The Edifier Stax Spirit S3 come with two pairs of ear cushions, the pre-fitted lambskin leather option and a breathable cool mesh alternative, both of which are very comfortable to wear. At the same time, the closed system with leather pads shields significantly, and this can offer advantages in a noisier environment, as these Bluetooth headphones do not feature active noise cancellation. In contrast, the mesh cover is more permeable to sound from the outside to the inside and vice versa. But, even the fabric version cannot prevent warm ears in summer temperatures. However, apart from the heat build-up, the wearing comfort is impeccable, as the pivoting, tilting and folding earcups can be flexibly adjusted to save space when transported, and the headband size adjustment covers a wide range of head shapes, from petite to large. The weight of 329 grams is also well distributed so that there is no pressure discomfort during longer listening sessions. The fit is taut rather than loose, making them suitable for mobile use; these over-ears do not slip on the head even during an unexpected jog.
The Edifier Stax Spirit S3 excel with an exceptionally long battery life of up to 90 hours at high volume, even surpassing the manufacturer’s claim of 80 hours. The fast-charging function is also hugely powerful, providing a good ten hours of capacity after a ten-minute power-up, offering plenty of flexibility for both everyday use and travel. A full charge takes comparatively little time, at just 100 minutes.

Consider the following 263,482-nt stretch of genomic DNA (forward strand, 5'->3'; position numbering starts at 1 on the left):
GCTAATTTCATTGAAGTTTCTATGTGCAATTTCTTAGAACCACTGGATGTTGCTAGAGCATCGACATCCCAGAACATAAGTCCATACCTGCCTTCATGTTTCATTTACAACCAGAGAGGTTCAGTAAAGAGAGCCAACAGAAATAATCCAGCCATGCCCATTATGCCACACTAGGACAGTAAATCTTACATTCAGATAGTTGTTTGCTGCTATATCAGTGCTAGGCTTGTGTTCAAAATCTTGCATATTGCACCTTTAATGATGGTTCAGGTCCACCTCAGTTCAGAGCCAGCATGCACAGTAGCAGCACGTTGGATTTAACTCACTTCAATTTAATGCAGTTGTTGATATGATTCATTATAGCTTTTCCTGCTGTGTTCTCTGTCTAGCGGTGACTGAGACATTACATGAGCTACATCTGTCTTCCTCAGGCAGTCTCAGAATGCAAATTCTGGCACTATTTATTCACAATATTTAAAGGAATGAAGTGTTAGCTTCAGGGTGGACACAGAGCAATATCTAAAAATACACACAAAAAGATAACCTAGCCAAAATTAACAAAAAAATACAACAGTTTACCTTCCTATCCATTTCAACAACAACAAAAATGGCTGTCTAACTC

As an alternative to wireless operation, these planar headphones can also be used wired via the audio input (3.5 mm) on the right ear cup, although this is not possible passively and requires the system to be switched on. Use via cable during charging is not supported. It is possible to switch between the three sound modes in wired mode, even though the remote buttons are disabled. The Stax Spirit S3 comes with a mini-jack cable with a length of 120 centimetres, a 6.3mm adapter and a USB-C to USB-A charging cable. A high-quality hard case is also included for transportation, and this also accommodates the accessories.